Latest CBB News | Archives | About Us | Free Newsletter




Latest CBB News
More Tribal Fisheries Approved Above Bonneville Dam As Fall Chinook Returns Jump
Posted on Friday, September 09, 2011 (PST)

With a recent uptick in the number of fall chinook salmon spawners passing over the lower Columbia River’s Bonneville Dam, treaty fishers are expecting a corresponding jump in the catch in reservoirs above the project.


The tribes’ commercial fisheries during the Aug. 22-25 and Aug. 29-Sept. 2 periods totaled 17,431 fall chinook, 7,793 steelhead 2,133 coho salmon. Estimates this week are for a doubling of that chinook take, 35,363. The actual harvest will be calculated when this week’s fishery ends today.


Early indications are that “the total catches are strong” this week, Columbia River Inter-Tribal Fish Commission biologist Stuart Ellis told the Columbia River Compact Thursday. The Compact is made up of representatives of the Oregon and Washington department of fish and wildlife directors. The ODFW and WDFW co-manage Columbia mainstem fisheries where the river is a shared border.


The Compact approved a request by the tribes that a 4 ½-day commercial fishery be approved for next week in mainstem reservoirs between Bonneville and McNary dams. The tribes estimate that next week’s fishery will yield another 28,280 chinook and 5,647 steelhead.


The upriver fall chinook run is comprised of stocks produced upstream of Bonneville Dam, and includes upriver brights, Bonneville Pool Hatchery tules and a portion of the Mid-Columbia bright stocks. Most of the URB chinook are destined for the Hanford Reach area of the Columbia River, Priest Rapids Hatchery, and the Snake River. Smaller URB components are destined for the Deschutes and Yakima rivers. Snake River Wild fall chinook are a sub-component of the URB stock.


The preseason forecast is for a return of 399,600 adult URBs, 116,400 BPH tules and 100,300 MCBs to the mouth of the Columbia, which is located about 146 river miles downstream of Bonneville.


“The tribes expect that on September 16 the tribal fishery will have reached an approximately 15.6 percent harvest rate on URBs (out of an allowed 30 percent harvest rate) and a 13.2 percent harvest rate on B steelhead (out of an allowed 20 percent harvest rate),” according to a tribal fact sheet. “This would leave additional impacts available for more fishing during the week of September 19.”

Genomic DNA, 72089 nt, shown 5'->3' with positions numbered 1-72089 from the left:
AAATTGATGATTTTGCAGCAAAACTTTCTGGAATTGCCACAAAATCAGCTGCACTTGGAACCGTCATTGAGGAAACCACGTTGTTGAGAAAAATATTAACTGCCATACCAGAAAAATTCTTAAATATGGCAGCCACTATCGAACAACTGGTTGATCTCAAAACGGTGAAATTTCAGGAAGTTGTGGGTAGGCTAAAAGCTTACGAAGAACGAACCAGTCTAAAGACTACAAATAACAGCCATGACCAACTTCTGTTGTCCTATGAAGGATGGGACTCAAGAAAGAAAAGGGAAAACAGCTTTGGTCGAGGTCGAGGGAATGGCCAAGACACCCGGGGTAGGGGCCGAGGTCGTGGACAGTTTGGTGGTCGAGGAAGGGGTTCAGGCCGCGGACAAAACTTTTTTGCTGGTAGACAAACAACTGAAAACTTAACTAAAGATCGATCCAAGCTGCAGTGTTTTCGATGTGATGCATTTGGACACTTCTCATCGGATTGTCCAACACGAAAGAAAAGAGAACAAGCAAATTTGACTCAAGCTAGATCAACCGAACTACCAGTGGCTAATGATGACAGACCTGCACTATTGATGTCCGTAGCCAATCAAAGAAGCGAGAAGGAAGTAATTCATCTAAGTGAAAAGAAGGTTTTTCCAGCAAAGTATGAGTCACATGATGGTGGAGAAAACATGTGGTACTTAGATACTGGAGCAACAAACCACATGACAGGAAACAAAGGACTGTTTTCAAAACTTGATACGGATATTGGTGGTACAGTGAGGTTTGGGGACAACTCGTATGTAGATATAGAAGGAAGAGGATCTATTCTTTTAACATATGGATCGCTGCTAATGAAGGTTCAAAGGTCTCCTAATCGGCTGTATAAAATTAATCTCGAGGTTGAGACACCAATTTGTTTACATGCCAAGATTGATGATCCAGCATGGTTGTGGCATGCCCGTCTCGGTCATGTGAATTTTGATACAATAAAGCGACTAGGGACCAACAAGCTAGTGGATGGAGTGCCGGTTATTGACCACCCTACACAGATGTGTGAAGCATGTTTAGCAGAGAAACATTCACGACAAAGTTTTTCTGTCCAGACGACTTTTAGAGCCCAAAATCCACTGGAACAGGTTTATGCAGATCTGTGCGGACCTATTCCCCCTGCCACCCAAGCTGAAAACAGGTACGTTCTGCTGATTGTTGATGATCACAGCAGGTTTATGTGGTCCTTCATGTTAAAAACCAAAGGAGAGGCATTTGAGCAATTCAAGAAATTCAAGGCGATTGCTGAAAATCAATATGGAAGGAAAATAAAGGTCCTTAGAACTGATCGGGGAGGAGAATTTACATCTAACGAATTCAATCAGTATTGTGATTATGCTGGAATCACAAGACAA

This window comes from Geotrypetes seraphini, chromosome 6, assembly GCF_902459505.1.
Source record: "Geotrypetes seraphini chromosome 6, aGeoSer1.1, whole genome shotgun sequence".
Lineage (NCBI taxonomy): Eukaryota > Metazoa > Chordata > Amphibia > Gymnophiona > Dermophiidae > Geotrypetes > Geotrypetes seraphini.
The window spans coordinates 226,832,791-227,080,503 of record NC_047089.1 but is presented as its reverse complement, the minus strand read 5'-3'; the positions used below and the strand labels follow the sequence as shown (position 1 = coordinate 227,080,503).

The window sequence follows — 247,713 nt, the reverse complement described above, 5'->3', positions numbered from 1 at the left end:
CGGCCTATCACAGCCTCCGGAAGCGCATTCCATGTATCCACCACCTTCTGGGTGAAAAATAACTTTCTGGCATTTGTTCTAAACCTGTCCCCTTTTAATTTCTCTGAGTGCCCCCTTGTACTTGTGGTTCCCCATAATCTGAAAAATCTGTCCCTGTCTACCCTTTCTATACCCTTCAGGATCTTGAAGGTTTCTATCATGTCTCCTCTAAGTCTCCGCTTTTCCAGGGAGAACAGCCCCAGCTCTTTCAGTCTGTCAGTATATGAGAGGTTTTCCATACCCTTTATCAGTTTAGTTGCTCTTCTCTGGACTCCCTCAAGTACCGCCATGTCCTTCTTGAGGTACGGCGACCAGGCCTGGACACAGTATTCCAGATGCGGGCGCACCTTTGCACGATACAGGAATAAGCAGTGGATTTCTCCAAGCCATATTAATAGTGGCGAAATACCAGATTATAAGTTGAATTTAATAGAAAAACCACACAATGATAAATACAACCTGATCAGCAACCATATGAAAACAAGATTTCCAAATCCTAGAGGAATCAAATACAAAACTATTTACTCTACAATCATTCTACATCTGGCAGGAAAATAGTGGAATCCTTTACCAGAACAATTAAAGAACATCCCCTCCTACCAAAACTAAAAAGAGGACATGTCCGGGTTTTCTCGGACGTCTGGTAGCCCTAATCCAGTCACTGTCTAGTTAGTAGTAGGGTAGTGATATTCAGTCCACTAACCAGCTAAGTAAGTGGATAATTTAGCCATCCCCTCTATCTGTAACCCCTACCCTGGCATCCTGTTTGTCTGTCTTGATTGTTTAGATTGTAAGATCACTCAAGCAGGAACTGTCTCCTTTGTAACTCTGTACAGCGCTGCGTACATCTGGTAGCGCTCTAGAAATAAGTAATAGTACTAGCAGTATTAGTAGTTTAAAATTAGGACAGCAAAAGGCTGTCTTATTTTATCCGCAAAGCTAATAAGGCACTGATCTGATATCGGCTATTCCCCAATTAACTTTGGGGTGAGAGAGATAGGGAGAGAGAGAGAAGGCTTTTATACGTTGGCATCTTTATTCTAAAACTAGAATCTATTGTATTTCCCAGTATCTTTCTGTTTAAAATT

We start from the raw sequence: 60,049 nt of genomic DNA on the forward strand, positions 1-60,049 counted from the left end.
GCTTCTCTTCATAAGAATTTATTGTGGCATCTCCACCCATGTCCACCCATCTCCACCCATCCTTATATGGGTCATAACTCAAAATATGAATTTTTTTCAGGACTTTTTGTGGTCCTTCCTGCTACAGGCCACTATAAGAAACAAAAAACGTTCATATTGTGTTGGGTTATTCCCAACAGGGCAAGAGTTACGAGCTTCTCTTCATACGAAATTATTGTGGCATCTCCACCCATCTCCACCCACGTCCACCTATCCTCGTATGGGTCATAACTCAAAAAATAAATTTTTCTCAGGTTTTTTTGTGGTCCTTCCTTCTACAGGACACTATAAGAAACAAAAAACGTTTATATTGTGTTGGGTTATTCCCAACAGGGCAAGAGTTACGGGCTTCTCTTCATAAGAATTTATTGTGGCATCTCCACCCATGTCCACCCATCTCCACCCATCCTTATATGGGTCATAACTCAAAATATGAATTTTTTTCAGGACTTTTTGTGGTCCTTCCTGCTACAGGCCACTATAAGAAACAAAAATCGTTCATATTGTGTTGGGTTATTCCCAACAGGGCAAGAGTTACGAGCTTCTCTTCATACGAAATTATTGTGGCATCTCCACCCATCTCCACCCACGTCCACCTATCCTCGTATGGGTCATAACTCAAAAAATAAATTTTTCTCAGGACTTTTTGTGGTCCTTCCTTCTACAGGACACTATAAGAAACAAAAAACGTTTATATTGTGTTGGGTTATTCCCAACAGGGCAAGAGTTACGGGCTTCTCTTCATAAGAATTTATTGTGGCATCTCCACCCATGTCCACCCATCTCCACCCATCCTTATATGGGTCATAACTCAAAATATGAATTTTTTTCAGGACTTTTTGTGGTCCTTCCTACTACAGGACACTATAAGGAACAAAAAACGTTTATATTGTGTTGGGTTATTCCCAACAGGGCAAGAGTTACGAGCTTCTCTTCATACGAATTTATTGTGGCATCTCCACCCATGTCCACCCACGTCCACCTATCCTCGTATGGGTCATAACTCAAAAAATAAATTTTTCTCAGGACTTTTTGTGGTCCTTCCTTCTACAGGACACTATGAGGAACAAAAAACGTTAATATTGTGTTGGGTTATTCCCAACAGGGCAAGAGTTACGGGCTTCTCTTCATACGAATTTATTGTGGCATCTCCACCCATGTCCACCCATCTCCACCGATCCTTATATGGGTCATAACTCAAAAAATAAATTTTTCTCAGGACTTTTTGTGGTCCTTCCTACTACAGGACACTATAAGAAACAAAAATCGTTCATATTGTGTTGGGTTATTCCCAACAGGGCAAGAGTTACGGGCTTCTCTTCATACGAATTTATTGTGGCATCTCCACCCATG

Shares of the returning fish are guided by a 10-year management agreement forged between four treaty tribes (Nez Perce, Umatilla, Warm Springs and Yakama), the states of Idaho, Oregon and Washington and the federal government. The larger the anticipated return, the larger the state and tribal shares.


The catches held below certain levels in order to limit the impacts on wild salmon and steelhead stocks, such as Snake River fall chinook and steelhead, that are protected under the Endangered Species Act.


“At these expected total catches, the tribal fishery would still be within its allowed harvest for URB run sizes as low as 207,000 and b steelhead run sizes as low as 39,000,” the tribal fact sheet said. Group B steelhead primarily return to tributaries in the Salmon and Clearwater rivers in Idaho.


Through Wednesday a total 153,192 adult fall chinook had passed up and over Bonneville, having made their way through sport and non-tribal commercial fisheries in the lower river. That total includes an estimated 122,672 bright chinook and 30,521 tules. Most of the tules are headed for Spring Creek National Fish Hatchery in the Bonneville pool.


Most of that fall chinook passage was tallied over the past week as counts jumped from 2,000 to 4,000 adults per day to as high as 18,549.


The Technical Advisory Committee met Monday but opted not to update its forecast of the fall chinook run because they did not believe that the year’s passage at Bonneville had reached the halfway point. TAC’s federal, state and tribal fisheries experts meet regularly throughout the spring-summer-fall fishing seasons to evaluate harvest levels and dam counts in making run-size updates.


Non-tribal fishers have also done well. Anglers in the 18-mile stretch of river between the mouth and Tongue Point/Rocky Point caught and kept 10,738 fish before the fall chinook season ended Aug. 28. The area will be reopened to chinook retention Oct. 1. Meanwhile that fishery remains open to the sport harvest of adipose fin-clipped coho and steelhead.


Through Sept. 4 anglers had caught and kept 12,290 fall chinook, 11,630 steelhead and 551 coho in the area between Tongue Point/Rocky Point and Bonneville Dam.


During 10 fishing periods in August, the non-Indian commercial fleet caught 25,338 chinook, 1,746 coho and 1,251 sturgeon.


Bookmark and Share


The Columbia Basin Bulletin, Bend, Oregon. For information or comments call 541-312-8860.
Bend Oregon Website Design by Bend Oregon Website Design by Smart SolutionsProduced by Intermountain Communications  |  Site Map